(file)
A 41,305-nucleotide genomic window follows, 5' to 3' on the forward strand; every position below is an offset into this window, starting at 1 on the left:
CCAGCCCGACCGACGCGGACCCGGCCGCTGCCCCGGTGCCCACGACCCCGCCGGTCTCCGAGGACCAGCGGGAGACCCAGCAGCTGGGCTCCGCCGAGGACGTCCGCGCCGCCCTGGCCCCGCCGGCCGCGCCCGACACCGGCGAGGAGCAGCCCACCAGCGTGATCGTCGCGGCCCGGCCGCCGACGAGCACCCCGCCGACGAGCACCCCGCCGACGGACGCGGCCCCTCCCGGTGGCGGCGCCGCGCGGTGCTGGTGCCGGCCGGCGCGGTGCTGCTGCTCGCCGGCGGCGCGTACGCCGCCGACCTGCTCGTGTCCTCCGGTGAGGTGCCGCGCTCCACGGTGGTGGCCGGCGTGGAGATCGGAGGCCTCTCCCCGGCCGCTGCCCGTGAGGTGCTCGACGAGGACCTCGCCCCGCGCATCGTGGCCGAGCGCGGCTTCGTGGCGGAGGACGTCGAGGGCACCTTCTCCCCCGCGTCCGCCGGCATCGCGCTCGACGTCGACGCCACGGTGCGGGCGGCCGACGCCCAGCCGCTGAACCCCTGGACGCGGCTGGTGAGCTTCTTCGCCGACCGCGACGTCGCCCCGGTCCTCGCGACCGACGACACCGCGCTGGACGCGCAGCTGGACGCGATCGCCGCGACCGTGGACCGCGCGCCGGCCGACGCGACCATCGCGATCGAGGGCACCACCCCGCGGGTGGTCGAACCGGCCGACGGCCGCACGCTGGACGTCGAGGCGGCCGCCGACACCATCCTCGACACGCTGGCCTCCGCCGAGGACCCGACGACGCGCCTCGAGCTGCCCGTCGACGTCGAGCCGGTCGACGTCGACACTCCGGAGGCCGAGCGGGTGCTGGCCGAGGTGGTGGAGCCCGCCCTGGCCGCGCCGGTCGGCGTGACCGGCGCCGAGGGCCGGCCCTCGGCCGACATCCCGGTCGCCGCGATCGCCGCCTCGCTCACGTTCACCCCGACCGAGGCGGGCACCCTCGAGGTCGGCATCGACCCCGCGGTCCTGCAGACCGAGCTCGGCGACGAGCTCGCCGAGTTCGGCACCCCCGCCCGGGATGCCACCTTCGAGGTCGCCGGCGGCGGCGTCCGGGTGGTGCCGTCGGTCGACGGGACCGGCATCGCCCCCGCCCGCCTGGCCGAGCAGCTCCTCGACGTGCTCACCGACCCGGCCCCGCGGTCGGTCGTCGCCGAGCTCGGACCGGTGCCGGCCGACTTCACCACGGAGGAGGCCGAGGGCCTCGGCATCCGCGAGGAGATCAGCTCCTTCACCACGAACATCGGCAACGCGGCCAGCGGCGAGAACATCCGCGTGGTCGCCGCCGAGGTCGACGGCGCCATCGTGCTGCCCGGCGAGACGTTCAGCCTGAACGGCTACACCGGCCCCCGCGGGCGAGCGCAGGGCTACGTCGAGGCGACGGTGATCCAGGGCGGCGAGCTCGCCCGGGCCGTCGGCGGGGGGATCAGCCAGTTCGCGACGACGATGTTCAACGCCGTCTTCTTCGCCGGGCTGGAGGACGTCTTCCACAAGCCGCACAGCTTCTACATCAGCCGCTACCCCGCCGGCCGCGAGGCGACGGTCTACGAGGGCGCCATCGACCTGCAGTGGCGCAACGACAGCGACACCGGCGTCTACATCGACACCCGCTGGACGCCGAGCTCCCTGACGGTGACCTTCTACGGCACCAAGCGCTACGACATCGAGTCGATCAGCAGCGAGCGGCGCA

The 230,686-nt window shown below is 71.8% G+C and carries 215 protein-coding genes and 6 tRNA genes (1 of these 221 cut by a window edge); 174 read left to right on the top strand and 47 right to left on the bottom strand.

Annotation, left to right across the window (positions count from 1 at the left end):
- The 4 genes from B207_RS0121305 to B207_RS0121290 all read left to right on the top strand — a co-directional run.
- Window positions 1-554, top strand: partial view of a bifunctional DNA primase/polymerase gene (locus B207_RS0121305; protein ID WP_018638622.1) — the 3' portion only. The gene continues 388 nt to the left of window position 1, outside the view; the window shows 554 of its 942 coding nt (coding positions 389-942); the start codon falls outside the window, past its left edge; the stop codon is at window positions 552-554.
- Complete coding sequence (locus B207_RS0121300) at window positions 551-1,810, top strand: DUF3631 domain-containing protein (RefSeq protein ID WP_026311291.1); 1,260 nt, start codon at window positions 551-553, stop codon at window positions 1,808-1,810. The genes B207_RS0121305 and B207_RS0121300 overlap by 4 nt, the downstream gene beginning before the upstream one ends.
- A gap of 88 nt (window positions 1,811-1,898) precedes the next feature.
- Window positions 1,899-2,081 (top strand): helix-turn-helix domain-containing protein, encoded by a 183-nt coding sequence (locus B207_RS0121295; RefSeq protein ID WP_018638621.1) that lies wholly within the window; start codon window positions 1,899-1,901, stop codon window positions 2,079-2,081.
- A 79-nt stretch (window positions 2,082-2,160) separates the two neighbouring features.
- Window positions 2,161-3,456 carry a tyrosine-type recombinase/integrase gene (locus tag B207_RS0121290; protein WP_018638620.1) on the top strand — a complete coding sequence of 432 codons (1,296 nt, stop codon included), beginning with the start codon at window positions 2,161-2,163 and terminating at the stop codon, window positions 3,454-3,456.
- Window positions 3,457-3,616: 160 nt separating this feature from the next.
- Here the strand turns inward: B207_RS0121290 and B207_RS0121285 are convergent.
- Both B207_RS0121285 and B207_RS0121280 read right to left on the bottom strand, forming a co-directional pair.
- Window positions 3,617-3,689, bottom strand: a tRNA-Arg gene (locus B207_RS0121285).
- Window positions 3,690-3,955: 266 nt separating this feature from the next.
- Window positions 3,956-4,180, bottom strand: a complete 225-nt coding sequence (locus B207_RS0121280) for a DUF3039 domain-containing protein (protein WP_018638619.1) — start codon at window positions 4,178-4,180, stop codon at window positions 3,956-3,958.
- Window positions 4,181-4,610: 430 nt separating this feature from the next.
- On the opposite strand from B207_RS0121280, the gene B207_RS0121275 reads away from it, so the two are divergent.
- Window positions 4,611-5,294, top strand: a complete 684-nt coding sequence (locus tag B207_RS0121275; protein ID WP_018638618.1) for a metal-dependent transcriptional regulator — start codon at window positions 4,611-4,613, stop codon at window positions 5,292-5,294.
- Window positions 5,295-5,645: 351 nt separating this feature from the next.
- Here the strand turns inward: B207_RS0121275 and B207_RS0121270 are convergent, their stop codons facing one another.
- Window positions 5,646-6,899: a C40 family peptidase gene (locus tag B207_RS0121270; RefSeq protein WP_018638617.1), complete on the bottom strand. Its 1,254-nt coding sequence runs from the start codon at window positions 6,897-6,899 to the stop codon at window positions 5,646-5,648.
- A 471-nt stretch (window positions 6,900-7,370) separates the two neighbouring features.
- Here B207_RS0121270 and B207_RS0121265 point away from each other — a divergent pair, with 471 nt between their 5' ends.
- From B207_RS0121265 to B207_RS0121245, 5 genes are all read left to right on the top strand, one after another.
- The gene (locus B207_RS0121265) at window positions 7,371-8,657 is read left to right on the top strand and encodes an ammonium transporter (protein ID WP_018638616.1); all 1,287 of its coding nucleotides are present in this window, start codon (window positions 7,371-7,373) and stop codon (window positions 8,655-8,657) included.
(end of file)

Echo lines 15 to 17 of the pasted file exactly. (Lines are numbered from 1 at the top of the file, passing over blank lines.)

- Window positions 3,617-3,689, bottom strand: a tRNA-Arg gene (locus B207_RS0121285).
- Window positions 3,690-3,955: 266 nt separating this feature from the next.
- Window positions 3,956-4,180, bottom strand: a complete 225-nt coding sequence (locus B207_RS0121280) for a DUF3039 domain-containing protein (protein WP_018638619.1) — start codon at window positions 4,178-4,180, stop codon at window positions 3,956-3,958.